He wanted to touch her. He wanted to continue unwrapping the presence of her. He wanted to hold her and keep her safe. His phone vibrated, and he knew it was an email from Lily. Then Emily’s gold band caught light, and he knew there were things between them that neither wanted to know but should be asked, or told, or handed over. These things needed to be either forgotten or forgiven, but they couldn’t be avoided, not forever, not anymore.
As much as he didn’t want to ask the question, it had to be asked. “What did your husband say?”
Her eyes wiped by her sleeves, “He doesn’t know.”
“What do you mean, he doesn’t know? How can he not know?”
“I haven’t told him.”
“But you’re his wife, it’s his house—” She collapsed onto the table and cried. “Emily.”
Donovan moved his chair closer and rubbed her back without her flinching away or resisting. He felt her skin relax under the bulk of her sweater and brought his head down to hers. “Let me have them pack the food up. You need sleep.”
There was a resurgence of tears. Her voice squeaked, said she couldn’t go home, didn’t want to go home, not right then, not for a while.
“Shhh, okay, it’s okay. I’ll be right back.” He returned to the bar and changed their order to-go and then quickly moved to put all her horrifying little tchotchkes back into her bag before their food appeared.
The waitress, who didn’t frequently step out from behind the bar when it was so busy, delivered the food herself and addressed Emily directly. “Are you doing okay? Can I do anything? Call anyone for you?”
It was a slight performed in sisterhood and meant to protect women from men who caused harm. Donovan noticed, and he felt betrayed. He had once protected the waitress from a man much worse than himself. “I’ve got her.”
But she didn’t budge, she waited instead for Emily’s response, which came with a smile that said, Thank you, and words that told half-truths. “I’m sorry, my cat died, and I just feel a little emotional. I’ll be okay.”
He picked up her bag of secrets and tried to make sense of dead cats, stolen paintings, and a husband who wouldn’t notice any of it. “Come on,” he said once the waitress had left, “let’s get you out of here.”
Donovan led her out, and up, and on, and she didn’t object when he guided her off the train at Montrose and down the stairs around the corner to his apartment.
Despite the heat of the day she was wearing a pale gray sweater with long sleeves and jeans. He’d never seen her wear jeans and felt betrayed by their unexpected appearance on her legs and hips. Her hair was down in its normal fashion but untamed and bulked by the humidity of the great lake that stretched its fingers over the city year-round, causing weather systems and circumstances all its own. Emily was not unlike the lake.
He watched her eyes and nose, both red and dripping against her will, continuously being wiped by a tissue in a hand where a gold ring had reclaimed its space upon her left ring finger. Even this broken facet of her appeared perfect and beautiful, something he needed to keep. But she wasn’t something he needed to grab and not let go of; she was there, like a deer, ready to expose her neck to the mountain lion if the mountain lion should be him.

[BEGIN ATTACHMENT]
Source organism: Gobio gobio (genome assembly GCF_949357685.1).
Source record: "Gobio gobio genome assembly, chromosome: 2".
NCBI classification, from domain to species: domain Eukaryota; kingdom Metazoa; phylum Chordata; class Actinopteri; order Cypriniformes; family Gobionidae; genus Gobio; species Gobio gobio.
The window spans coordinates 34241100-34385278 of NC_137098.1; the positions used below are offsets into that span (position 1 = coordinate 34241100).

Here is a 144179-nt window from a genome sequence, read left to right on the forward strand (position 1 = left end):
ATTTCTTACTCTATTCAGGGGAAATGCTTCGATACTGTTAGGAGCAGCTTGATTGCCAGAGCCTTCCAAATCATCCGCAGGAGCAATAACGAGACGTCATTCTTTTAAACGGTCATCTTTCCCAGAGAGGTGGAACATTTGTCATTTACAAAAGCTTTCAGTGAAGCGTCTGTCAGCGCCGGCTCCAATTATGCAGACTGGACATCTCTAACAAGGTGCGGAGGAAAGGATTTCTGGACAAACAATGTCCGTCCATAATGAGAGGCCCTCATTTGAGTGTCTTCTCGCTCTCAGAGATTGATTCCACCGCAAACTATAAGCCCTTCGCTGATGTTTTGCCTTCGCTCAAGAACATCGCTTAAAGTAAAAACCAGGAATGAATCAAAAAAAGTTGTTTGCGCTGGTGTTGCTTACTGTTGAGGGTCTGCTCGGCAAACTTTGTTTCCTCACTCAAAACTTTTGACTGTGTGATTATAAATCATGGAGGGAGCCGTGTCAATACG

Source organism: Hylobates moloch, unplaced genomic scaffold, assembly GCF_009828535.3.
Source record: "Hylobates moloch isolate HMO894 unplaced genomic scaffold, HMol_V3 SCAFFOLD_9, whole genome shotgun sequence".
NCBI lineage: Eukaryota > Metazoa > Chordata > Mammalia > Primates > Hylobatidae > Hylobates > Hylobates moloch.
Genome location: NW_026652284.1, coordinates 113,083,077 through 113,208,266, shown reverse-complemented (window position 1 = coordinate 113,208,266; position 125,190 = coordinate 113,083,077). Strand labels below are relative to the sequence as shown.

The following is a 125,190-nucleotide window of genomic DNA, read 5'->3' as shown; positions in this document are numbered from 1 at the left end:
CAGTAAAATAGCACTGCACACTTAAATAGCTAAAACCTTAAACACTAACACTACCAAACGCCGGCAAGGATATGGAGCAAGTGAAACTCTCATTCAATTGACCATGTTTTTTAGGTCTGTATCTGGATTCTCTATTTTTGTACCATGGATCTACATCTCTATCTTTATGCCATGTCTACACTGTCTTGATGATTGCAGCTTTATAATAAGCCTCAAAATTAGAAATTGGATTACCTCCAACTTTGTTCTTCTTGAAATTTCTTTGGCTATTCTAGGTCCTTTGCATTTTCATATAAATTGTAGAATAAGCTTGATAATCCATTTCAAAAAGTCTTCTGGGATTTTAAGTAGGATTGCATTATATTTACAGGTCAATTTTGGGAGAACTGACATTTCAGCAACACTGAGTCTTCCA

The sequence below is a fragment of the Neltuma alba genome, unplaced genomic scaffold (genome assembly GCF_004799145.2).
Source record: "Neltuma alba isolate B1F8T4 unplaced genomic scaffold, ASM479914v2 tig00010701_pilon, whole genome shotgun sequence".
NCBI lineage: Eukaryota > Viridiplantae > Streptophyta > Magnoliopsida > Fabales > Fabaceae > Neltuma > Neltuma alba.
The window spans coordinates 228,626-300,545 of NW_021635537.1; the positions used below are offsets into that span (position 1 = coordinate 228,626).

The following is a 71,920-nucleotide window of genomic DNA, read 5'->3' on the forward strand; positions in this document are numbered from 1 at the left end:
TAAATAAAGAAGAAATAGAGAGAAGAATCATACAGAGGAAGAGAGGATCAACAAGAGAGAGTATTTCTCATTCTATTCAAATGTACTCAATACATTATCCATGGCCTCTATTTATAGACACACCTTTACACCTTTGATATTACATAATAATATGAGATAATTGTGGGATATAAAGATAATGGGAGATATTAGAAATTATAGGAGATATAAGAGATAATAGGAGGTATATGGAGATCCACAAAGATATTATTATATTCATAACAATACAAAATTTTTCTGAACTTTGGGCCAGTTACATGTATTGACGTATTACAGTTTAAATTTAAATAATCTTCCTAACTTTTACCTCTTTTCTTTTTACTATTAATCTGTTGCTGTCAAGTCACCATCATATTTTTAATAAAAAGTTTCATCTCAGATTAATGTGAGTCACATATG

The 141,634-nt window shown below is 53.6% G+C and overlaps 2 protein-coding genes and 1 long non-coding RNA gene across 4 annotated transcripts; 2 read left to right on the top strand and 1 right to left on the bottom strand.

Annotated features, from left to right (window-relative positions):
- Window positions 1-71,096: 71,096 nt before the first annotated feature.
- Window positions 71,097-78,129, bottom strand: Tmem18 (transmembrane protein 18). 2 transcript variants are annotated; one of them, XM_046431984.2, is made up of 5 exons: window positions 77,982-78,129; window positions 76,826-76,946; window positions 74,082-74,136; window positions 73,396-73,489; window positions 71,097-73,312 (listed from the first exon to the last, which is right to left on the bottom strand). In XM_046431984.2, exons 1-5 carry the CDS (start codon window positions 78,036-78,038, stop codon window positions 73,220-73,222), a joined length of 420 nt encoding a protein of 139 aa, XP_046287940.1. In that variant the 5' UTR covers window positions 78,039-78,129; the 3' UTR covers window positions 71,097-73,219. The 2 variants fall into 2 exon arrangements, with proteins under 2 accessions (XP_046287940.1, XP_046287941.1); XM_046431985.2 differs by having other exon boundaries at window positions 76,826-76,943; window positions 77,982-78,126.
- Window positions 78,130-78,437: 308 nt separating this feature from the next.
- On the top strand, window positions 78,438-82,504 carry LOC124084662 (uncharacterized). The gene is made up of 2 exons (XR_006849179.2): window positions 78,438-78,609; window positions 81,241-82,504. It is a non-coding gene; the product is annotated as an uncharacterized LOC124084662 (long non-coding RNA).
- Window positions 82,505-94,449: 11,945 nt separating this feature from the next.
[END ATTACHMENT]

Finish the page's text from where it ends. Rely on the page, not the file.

She kicked her Converse off in the entryway and pushed them toward the closet with her foot, mirroring what he normally did with his own shoes.
They were alone, and in his apartment, but not in the way he’d imagined it to be.
“Go ahead and make yourself comfortable.” In the kitchen, he grabbed two plates and two cups and two sets of silverware and knew it wasn’t for show. “I’m going to set you up with some food, and then you can nap, or watch some television, or read a book—I’ve got lots of books, whatever you want.”
It wasn’t how he had imagined, but it was real, and its realness encouraged him to continue speaking while she stood at the counter’s edge looking at the space as if it were new to her.
“Do you see other people?”
Donovan had planted evidence around his apartment to prove her presence, and the thought of her discovering it ignited the tips of his ears. “What do you mean?”
“Other women—do you go on dates, have sex, see other women?”
“Emily.” The conversation wasn’t one he could afford.
“It’s understandable if you do, I just…” she looked back out into the apartment.
“You just what?”
“I don’t know. I guess I just want to know—maybe it’s one of them, maybe you have a jealous lover, maybe there’s someone I don’t know about.”
“You’re the only woman I see,” not necessarily a lie, “the only woman I want to see,” but this was closer to the truth. “There’s no one else.” He wrapped himself around her while she stayed stiff-armed against him. “Only you.” He smelled her head and was thankful for clean sheets and empty trash bins. “I love you, Emily.” It was a relief when her arms slowly rose to slide around him in return.
“Can you just hold me for a while?”
He steered her to the space where his fantasies of her were the most vivid and unencumbered. It wasn’t what he’d imagined, but she was there, lying in his bed. That she cried herself to sleep against him, still fully dressed, didn’t matter.
Rumpus original art by Kateri Kramer.
Excerpted from M-Theory by Tiffany Cates. Copyright © 2021 by Tiffany Cates. Reprinted by permission, courtesy of Baobab Press.